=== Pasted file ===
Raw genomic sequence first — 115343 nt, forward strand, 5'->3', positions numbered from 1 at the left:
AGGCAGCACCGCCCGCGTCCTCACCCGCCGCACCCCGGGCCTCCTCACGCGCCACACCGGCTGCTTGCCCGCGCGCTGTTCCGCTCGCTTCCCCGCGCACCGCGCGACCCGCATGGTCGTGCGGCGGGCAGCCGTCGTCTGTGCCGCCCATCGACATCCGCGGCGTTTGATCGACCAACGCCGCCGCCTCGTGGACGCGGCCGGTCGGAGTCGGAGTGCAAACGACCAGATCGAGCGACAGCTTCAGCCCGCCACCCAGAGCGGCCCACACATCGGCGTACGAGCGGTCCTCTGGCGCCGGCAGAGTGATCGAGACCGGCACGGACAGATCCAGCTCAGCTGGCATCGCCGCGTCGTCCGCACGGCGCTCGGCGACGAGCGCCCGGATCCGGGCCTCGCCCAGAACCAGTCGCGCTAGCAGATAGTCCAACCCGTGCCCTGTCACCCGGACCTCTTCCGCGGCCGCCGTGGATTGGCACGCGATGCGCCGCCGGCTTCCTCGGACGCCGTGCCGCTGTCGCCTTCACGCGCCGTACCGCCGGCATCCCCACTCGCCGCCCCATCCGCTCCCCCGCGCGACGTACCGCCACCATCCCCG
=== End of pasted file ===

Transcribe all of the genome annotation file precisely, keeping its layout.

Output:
Raw genomic sequence first — 115343 nt, forward strand, 5'->3', positions numbered from 1 at the left:
AGGCAGCACCGCCCGCGTCCTCACCCGCCGCACCCCGGGCCTCCTCACGCGCCACACCGGCTGCTTGCCCGCGCGCTGTTCCGCTCGCTTCCCCGCGCACCGCGCGACCCGCATGGTCGTGCGGCGGGCAGCCGTCGTCTGTGCCGCCCATCGACATCCGCGGCGTTTGATCGACCAACGCCGCCGCCTCGTGGACGCGGCCGGTCGGAGTCGGAGTGCAAACGACCAGATCGAGCGACAGCTTCAGCCCGCCACCCAGAGCGGCCCACACATCGGCGTACGAGCGGTCCTCTGGCGCCGGCAGAGTGATCGAGACCGGCACGGACAGATCCAGCTCAGCTGGCATCGCCGCGTCGTCCGCACGGCGCTCGGCGACGAGCGCCCGGATCCGGGCCTCGCCCAGAACCAGTCGCGCTAGCAGATAGTCCAACCCGTGCCCTGTCACCCGGACCTCTTCCGCGGCCGCCGTGGATTGGCACGCGATGCGCCGCCGGCTTCCTCGGACGCCGTGCCGCTGTCGCCTTCACGCGCCGTACCGCCGGCATCCCCACTCGCCGCCCCATCCGCTCCCCCGCGCGACGTACCGCCACCATCCCCG